Working from home: a team perspective
A look at evolving team dynamics with mandatory work from home requirements
Here in India, we are now entering the sixth week of a country wide lock down. For many of us, depending on organizations that we work for, the lock down might have started even earlier. We have all used work from home option on multiple occasions, but there are some things that are distinctly different when we all are doing mandatory work for home.
“Our facial expressions, our gestures, our posture, everything is a very efficient mechanism to telegraph our intentions, apart from the content of what we are speaking.”
For starters, when we optionally decide to work from home, it does not mean our entire team also works from home. It will just be a few individuals who might work from home for a day or few. This makes a huge difference as it allows us to postpone some of our discussions to the next time we all meet face to face. And meeting face to face is a wonderful thing, as communication between humans involve verbal as well as non-verbal cues. Our facial expressions, our gestures, our posture, everything is a very efficient mechanism to telegraph our intentions, apart from the content of what we are speaking. This complementary communication channel is extremely hard to replace when we are communicating remotely, even using video. Replacing this highly efficient side channel of communication with only verbal communication, creates an extremely challenging scenario. One of the ways to mitigate the challenge is for the participants to be extremely lucid and articulate in the language of communication. Meeting this criteria can be difficult in a multi-cultural and globalized work force. A more reasonable approach will be to ensure team members to become more precise while talking over the phone, while putting down as many details as they can in their e-mail communication.
“the ability of the human race to organize and work as teams is one of it’s greatest social achievements”
Secondly, the ability of the human race to organize and work as teams is one of it’s greatest social achievements. It has allowed us to tackle impossible challenges as a group and progress forward. Same holds true in a corporate environment. We all have specific strengths and areas of expertise and being able to quickly check on with our colleagues on areas we are not an expert in, allows us to efficiently deliver on our jobs. But with physical distance, this becomes a challenge. Various factors start influencing our ability to reach out: the person we want to talk with might be in another meeting, they might not be at their desk at that moment and so on. We have probably reached an age where we need all rounders in our teams, and I completely expect the bar for hiring to become even higher.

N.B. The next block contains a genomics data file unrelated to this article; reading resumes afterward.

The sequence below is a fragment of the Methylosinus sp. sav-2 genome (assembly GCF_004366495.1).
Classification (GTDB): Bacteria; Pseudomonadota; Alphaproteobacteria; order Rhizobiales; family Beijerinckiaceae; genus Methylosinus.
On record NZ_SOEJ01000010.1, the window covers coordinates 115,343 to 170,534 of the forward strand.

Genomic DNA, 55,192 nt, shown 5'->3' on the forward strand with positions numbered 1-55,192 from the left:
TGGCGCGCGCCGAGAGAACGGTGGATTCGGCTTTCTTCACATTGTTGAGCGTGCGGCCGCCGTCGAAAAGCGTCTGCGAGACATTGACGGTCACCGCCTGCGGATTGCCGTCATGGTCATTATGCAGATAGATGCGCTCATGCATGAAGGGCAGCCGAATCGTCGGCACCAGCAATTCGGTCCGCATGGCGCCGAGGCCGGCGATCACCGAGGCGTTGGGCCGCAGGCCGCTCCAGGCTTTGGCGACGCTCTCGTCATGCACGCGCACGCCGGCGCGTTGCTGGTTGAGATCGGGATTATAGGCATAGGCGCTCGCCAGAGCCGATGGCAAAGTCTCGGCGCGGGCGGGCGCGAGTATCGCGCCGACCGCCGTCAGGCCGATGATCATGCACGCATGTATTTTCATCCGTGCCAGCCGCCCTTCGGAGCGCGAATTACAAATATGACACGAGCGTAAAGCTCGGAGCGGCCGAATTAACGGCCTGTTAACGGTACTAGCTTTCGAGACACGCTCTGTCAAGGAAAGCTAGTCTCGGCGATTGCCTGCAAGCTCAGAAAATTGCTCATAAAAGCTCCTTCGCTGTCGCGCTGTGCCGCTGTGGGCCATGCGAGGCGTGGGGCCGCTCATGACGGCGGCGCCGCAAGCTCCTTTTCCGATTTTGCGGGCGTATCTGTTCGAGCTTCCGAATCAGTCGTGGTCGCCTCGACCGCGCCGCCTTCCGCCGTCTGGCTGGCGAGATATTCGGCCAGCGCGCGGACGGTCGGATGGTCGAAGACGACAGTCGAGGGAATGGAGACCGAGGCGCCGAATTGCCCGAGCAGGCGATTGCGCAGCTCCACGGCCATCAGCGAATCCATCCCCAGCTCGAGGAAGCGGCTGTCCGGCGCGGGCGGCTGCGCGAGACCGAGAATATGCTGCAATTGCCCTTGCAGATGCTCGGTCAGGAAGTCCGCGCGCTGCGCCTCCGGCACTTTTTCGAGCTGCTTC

“we might see a trade off happening between the team velocity and team throughput”
Thirdly, lack of close proximity discussions, like hallway conversations, severely stagnates the flow of information within cross teams. Every problem requires teams to setup meetings, instead of just walking over. But setting up a meeting requires time, which might not be available since the persons might be engaged in other similar meetings. And we quickly end up in a scenario where we have an avalanche of meetings and work comes to a standstill. This is getting well documented in articles like this. Needless to say, the situation quickly becomes unsustainable. At this point, we might see a trade off happening between the team velocity and team throughput. It might become imperative to start throttling the team deliverables so that the system does not get stressed beyond capacity and team velocity becomes zero. Again, we can see that this becoming a highly individual centric factor, as outlined in point two above. A few all-rounder’s in the team might get over subscribed to maintain team velocity. Care should be taken that this does not happen.
“we need to realize that the world as we knew it before the pandemic has probably changed for ever“
Finally, we need to realize that the world as we knew it before the pandemic has probably changed for ever. And it is imperative that we are agile and flexible enough to adjust to these new realities in both our personal as well as professional lives, whether as individuals or as organizations.